The steep decline was the least of my problems. The windy trail down in the dark proved to be tough on my knees and back. Again, neglect has not been good to me, nor was the fact that the large German girl and skinny Chinese girl were bounding down like Goddamn springbok’s. Still, the challenge was rewarding and the view from climbing Lions Head is undeniably awesome. Definitely lives up to the hype the locals create, but be warned it is not as easy going as you will be lead to believe – at least for me.

I couldn’t walk the next day, but what a view.

Climbing Lions Head Good to Know

How long: It took me 45 minutes at a steady but slow pace.
Tips: Head lamps for the climb down! Also, its no picnic. Dress and pack accordingly.
Trail location: See map!


What say you?
Thoughts on the Climbing Lions Head in Cape Town?
Let’s hear it!

For more reviews from Africa and beyond see HERE.


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Although I was provided a discount at One in Cape Town while I lived in Cape Town,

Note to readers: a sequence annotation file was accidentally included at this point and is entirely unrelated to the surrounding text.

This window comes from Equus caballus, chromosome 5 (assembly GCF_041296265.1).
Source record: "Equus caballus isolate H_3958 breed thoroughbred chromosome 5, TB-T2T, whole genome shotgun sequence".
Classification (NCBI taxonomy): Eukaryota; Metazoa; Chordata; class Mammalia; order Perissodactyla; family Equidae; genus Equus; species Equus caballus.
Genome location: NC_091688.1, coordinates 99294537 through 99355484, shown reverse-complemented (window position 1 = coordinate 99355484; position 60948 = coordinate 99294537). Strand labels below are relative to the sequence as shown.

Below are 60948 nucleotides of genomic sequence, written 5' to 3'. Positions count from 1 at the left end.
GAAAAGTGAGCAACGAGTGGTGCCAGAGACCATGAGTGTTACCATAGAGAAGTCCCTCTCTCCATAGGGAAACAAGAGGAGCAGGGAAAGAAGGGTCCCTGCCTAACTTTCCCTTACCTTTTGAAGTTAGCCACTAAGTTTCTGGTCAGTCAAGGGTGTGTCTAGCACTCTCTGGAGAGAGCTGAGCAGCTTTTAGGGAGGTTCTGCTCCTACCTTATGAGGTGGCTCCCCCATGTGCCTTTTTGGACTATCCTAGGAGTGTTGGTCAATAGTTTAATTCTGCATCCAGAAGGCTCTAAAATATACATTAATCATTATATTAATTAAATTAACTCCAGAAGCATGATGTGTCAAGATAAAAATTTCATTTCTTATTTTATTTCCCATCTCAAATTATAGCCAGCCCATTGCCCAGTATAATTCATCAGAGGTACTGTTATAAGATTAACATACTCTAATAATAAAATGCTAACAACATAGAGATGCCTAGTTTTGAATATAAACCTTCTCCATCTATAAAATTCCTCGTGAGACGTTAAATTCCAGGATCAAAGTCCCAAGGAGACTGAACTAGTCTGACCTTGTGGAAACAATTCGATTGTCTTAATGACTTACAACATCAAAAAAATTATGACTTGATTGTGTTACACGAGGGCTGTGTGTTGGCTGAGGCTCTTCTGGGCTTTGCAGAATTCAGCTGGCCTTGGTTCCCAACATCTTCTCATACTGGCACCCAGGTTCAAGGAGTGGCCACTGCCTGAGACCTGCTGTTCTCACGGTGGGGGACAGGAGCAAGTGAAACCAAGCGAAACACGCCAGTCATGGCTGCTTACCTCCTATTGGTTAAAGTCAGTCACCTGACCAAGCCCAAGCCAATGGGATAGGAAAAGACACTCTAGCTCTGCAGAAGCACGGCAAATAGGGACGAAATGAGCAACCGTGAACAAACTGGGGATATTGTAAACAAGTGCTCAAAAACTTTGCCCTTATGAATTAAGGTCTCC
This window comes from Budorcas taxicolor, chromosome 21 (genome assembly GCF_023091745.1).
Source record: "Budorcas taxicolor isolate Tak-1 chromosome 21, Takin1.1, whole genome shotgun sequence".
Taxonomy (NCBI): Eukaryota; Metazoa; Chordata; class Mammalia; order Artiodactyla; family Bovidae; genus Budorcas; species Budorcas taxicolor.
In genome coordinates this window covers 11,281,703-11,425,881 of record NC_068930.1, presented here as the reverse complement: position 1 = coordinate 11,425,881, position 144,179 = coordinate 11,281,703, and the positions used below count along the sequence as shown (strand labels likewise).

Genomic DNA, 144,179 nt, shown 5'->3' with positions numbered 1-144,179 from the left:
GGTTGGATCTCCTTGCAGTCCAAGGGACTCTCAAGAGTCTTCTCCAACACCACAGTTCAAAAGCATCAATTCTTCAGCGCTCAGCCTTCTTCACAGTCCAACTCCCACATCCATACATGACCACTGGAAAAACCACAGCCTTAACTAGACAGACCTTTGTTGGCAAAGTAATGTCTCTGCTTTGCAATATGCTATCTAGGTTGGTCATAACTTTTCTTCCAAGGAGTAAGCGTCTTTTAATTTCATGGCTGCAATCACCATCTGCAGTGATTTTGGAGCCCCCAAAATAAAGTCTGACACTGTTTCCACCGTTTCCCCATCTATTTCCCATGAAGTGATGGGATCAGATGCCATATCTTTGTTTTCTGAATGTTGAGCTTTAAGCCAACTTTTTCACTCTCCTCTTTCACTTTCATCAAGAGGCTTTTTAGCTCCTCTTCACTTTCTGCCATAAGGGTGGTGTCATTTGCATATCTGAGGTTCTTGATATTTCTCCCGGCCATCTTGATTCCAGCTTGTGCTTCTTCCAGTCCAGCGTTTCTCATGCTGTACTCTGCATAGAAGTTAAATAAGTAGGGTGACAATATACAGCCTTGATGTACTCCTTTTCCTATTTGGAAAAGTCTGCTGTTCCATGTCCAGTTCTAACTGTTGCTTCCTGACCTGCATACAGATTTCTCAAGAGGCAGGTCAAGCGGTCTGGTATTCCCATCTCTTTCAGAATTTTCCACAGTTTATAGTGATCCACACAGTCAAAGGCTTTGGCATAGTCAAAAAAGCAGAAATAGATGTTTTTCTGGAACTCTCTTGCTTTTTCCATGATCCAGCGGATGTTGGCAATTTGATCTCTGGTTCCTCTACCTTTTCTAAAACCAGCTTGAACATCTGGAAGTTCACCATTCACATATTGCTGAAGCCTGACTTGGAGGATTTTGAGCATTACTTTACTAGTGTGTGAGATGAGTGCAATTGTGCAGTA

the opinions, experience and post climbing Lions Head pain are my own.


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  • Akbar Hazeef

    Stunning!

  • Harold Stein

    Good read Shaun. Often these types of hikes are downplayed and unsuspecting tourists get caught out of place. Be a little more prepared than flip flops people!

    • I hear ya Harold. The Grouse Grind in Vancouver is notorious for that. I always see tourists in jeans sweating and wonder what they were thinking.

  • TJ Ash

    Ouch. I fell your post climb pain!

    • Thanks TJ! It didn’t last too long so worth it in the end.

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  • Lyndsay Malone

    So I’m reading a few of your posts in preparation for a few days in Cape Town, love this post!! Couldn’t help but chuckle (sorry!) and the fact you’ve survived has made me put it on the to do list! Think I’ll opt for a daytime hike though! If you have any other recommendations of guides for it please let me know.